• If you were to do np.arange(0, 1.1, 0.1).tolist(), you'd get an upper limit of 1.0 instead of 1.09999999999 which I thought was fascinating but from MSeifert's answer is explained by the different mechanism of computing the next item in the range. – cs95 Aug 27 '17 at 17:14
  • @cᴏʟᴅsᴘᴇᴇᴅ: No, the endpoint difference is due to stopping at a precomputed length instead of stopping when it hits the stop argument. However, if it did stop when it hit the stop argument, the different method of computing elements would also have caused it to stop at 1.0 instead of 1.0999999999999999. – user2357112 Aug 27 '17 at 17:19
  • Optimistically assuming a magic optimizer, recomputing the step allows the optimizer to arrange the computation so that additional bits ("guard bits", e.g.) of precision in the FPU can be retained for the subsequent multiply. If the step is passed to through a stack (or register) those bits can be lost. – Eric Towers Aug 27 '17 at 21:07

While arange does step through the range in a slightly different way, it still has the float representation issue:

In [1358]: np.arange(0,1,0.1)
Out[1358]: array([ 0. ,  0.1,  0.2,  0.3,  0.4,  0.5,  0.6,  0.7,  0.8,  0.9])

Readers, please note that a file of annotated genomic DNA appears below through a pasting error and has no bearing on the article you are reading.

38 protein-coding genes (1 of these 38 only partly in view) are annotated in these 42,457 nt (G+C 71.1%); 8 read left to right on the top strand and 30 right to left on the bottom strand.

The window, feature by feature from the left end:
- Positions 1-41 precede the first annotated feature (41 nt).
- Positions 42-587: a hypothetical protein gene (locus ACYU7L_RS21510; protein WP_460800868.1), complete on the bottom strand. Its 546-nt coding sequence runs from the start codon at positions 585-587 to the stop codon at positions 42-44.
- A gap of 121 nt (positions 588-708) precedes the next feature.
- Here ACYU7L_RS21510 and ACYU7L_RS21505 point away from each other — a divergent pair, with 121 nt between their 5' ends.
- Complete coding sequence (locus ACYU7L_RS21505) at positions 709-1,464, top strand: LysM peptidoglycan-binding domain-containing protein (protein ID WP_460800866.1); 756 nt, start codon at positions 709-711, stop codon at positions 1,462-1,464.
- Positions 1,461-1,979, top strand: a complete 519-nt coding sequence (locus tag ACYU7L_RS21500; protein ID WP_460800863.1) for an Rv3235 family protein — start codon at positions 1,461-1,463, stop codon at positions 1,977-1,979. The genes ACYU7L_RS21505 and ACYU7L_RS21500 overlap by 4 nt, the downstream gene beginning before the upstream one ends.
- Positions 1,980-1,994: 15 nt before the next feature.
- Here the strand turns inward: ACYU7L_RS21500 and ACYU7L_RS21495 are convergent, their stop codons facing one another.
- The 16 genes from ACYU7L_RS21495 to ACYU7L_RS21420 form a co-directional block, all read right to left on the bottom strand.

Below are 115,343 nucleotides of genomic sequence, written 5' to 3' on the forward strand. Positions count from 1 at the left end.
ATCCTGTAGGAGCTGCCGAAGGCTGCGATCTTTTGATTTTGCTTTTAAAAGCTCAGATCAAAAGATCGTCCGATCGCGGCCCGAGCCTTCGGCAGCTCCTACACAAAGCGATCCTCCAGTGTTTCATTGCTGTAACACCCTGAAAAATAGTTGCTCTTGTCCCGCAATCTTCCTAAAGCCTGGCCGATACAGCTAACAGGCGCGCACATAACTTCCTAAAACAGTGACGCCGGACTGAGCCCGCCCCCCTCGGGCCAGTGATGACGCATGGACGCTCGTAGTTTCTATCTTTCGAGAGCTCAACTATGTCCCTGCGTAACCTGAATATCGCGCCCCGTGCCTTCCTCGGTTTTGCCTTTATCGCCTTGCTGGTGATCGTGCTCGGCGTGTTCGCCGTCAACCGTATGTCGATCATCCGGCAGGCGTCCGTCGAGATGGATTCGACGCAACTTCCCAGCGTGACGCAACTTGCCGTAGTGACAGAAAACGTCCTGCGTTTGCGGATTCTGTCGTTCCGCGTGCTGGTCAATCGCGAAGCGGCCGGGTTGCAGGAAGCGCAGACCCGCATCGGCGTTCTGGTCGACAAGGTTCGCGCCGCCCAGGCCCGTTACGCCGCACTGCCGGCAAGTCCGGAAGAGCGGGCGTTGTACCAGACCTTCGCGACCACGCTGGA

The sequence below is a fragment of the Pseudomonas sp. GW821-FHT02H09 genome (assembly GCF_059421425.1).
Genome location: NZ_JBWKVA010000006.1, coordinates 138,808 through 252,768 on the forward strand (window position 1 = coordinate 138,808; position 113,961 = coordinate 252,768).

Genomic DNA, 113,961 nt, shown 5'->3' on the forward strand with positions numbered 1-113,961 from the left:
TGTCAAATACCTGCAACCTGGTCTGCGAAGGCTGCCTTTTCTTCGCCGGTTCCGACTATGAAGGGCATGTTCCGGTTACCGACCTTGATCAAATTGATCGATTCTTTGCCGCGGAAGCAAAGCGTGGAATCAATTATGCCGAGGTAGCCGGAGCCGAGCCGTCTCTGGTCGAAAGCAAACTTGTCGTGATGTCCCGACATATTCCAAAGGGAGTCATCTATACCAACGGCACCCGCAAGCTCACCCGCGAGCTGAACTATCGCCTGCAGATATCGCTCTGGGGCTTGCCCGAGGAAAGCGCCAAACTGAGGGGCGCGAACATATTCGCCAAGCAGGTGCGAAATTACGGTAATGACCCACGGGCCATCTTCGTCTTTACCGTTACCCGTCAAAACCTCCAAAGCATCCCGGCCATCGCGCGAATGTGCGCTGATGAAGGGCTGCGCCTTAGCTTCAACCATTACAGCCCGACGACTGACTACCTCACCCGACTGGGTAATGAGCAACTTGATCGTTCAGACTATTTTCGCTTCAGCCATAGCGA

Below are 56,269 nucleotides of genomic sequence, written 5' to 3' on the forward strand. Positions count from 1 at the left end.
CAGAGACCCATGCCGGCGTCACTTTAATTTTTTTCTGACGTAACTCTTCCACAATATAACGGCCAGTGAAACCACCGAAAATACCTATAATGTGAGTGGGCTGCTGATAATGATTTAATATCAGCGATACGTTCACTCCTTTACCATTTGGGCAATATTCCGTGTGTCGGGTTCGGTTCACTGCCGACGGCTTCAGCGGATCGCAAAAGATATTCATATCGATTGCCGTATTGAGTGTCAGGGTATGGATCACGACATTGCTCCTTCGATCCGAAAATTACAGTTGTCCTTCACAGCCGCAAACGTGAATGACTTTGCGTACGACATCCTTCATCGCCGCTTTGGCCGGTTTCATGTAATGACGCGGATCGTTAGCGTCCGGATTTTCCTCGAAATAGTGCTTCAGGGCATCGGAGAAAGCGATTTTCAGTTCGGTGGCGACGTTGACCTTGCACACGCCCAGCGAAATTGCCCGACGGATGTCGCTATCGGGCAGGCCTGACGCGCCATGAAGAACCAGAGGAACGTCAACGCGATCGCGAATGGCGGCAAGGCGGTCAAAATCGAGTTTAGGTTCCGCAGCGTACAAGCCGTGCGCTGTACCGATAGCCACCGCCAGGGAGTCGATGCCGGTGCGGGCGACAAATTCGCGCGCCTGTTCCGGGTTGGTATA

The print hides that; convert it to a list to see the gory details:

In [1359]: np.arange(0,1,0.1).tolist()

or with another iteration

In [1360]: [i for i in np.arange(0,1,0.1)]  # e.g. list(np.arange(...))

In this case each displayed item is a np.float64, where as in the first each is float.

  • 1
    The [i for i in ...] comparison isn't fair, because something like 0.10000000000000001 isn't arange's fault; it's exactly equal to the float 0.1, but NumPy is printing it to 17 digits. – user2357112 Aug 27 '17 at 16:58

Aside from the different representation of lists and arrays NumPys arange works by multiplying instead of repeated adding. It's more like:

def my_range2(start, stop, step):
    i = 0
    while start+(i*step) < stop:
        yield start+(i*step)
        i += 1

Then the output is completely equal: